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Israel’s Tnuva Food Industries Subject of Chinese Interest

by

May 1, 2014

The Private Equity News website has reported on the morning of Thursday 1st May that Tnuva Food Industries, Israel’s biggest food producer, is in advanced talks with Bright Food Group, a Chinese state owned and Shanghai headquartered food and beverage company, over the sale of a controlling stake in the business.

 

The website reports that Apax Partners, the London headquartered private equity firm that currently hold 51% of the shares in Tnuva, are looking to exit by selling their share, while Bright Food Group would also acquire other shares to take a total 56% controlling stake in the company.

 

The deal being discussed with Bright Food would give Tnuva a business value of $2.43billion, a big increase on the 2006 value when Apax took a 77% stake in partnership with Mivtach Shamir, which stood at $1.025billion. The deal is expected to be concluded quickly should talks progress smoothly, with Private Equity News’s sources stating “a matter of weeks” as being the likely timeline.

 

Tnuva’s specialist area is the dairy industry, and it is this characteristic that makes it such an attractive proposition, particularly to Chinese businesses. The dairy industry in China is one of the fastest growing in the world, and several companies are already looking to establish the market in the country as their own.

 

Global food industry business Danone have recently made significant levels of investment into the Chinese dairy industry as they look to establish their own presence there. Bright Food would immediately be able to use Tnuva’s expertise to put itself well into the dairy market in their home country.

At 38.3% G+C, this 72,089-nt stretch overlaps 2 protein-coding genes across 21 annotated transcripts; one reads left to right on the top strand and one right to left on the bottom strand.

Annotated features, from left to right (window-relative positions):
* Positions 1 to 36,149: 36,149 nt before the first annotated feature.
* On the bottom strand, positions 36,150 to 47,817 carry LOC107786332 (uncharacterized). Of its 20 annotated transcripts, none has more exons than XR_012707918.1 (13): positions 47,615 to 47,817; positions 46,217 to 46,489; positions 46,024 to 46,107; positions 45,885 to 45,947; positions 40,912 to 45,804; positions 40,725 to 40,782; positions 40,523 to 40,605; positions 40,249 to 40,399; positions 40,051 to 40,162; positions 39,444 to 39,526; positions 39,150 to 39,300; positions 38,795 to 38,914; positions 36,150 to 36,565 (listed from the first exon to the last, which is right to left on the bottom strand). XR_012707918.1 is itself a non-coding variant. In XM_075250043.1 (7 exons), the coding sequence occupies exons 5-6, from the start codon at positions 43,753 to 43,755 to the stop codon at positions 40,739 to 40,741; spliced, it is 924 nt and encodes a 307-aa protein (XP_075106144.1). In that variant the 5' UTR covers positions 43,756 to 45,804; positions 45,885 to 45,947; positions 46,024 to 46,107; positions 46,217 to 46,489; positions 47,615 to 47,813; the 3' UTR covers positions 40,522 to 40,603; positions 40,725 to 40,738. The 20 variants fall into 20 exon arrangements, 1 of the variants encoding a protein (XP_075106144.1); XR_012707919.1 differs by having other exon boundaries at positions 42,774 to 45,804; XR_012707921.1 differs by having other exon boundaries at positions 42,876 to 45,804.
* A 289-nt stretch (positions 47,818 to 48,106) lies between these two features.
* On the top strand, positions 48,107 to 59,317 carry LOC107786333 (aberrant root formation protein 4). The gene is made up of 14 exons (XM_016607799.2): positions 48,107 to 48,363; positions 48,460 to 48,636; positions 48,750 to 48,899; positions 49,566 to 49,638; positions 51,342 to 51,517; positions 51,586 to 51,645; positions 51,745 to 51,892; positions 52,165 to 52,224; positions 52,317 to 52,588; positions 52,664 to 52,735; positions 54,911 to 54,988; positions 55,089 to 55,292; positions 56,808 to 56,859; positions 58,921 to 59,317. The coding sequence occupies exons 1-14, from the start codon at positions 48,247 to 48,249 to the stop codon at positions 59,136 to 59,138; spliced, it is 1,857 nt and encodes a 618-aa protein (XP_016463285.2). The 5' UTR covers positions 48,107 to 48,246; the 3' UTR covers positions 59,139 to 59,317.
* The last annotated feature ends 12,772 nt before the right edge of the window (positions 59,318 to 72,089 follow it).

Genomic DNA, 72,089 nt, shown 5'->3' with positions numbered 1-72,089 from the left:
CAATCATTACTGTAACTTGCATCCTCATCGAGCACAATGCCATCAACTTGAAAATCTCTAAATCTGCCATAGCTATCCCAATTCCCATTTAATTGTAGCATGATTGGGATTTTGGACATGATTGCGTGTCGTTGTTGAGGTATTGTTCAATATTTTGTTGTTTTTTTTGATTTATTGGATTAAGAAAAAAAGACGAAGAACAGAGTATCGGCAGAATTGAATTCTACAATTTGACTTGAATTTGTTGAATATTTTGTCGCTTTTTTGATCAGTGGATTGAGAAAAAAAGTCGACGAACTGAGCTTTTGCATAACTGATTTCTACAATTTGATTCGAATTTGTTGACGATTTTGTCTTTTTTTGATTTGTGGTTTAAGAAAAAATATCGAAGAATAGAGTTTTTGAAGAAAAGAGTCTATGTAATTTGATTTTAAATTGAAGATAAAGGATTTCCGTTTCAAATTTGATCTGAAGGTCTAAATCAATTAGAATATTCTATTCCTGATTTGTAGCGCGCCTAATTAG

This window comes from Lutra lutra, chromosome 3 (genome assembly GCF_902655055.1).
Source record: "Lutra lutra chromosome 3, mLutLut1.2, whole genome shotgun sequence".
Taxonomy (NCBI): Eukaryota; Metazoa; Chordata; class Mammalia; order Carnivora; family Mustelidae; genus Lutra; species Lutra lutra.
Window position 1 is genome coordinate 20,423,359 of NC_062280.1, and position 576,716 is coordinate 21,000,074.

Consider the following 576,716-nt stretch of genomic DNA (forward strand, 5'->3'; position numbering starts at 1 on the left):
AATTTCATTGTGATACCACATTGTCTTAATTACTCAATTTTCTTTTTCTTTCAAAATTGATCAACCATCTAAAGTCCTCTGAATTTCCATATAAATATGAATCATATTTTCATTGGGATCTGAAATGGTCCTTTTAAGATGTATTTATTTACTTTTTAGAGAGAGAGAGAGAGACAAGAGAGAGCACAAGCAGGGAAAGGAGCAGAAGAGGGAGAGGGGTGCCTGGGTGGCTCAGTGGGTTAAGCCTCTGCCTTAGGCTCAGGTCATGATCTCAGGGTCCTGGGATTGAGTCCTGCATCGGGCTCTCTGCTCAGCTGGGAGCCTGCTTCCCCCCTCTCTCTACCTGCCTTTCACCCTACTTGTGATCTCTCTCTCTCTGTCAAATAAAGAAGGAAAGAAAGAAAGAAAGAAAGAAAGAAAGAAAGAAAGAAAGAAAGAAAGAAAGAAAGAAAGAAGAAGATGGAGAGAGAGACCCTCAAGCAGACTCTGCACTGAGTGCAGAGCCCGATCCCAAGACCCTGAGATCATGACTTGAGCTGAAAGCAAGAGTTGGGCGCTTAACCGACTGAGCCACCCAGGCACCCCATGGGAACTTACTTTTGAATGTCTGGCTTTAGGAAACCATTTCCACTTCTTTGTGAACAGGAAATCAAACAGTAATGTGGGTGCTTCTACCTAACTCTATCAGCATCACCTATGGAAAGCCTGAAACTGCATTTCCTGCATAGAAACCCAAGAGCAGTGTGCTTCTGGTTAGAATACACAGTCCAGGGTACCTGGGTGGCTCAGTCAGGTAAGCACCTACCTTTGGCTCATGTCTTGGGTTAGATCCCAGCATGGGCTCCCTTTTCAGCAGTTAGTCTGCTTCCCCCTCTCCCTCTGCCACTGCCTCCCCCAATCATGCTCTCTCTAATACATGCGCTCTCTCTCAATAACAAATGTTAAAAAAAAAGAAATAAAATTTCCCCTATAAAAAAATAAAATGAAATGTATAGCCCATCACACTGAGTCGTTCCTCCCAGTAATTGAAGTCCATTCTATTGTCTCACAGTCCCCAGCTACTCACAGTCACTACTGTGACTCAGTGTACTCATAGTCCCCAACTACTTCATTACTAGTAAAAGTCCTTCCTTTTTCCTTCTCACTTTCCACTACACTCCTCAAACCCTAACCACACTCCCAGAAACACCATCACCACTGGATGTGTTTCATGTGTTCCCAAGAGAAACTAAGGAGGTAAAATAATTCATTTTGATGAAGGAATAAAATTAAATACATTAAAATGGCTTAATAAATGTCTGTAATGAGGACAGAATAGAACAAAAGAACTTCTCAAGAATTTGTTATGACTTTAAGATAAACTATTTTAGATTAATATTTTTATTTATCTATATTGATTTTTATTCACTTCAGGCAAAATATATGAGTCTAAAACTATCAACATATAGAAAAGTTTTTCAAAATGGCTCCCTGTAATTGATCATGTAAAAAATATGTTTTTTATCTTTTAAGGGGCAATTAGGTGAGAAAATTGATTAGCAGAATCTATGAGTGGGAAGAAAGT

However, Private Equity News does sound a note of caution, stating that a spokesman has said Bright Group were “understanding” Tnuva, which could easily be interpreted as “seeing whether there’s an opportunity for them to grow our business.”

 

It was reported in the Financial Times in February 2014 that Bright Food were actively seeking European acquisition opportunities, and executives from the company have visited many of Europe’s capital cities in the early part of 2014, meeting with food companies as well as investment banks and private equity firms who are likely to be involved in facilitating any deal.

 

It is believed that Bright Food and Tnuva have been in discussions of some description since mid-to-late 2013. Apax Partners are actively looking to make an exit from their investment in Tnuva, and are likely to list their shares in the business on the Israeli Stock Exchange should a deal not come to fruition.

 

Bright Food would not offer any comment when approached by Private Equity News regarding the deal, while Apax Partners have also been quiet on the issue. Mivtach Shamir and the Kibbutzim cooperative with retain their shares in Tnuva, and it is believed that Bright Food are unlikely to try and acquire these shares in the short-term.

 

Should the deal be completed, it would represent another great result for the Israeli economy, which has been the darling of the private equity world for some time, although Tnuva are the first food business to come to attention in the country.

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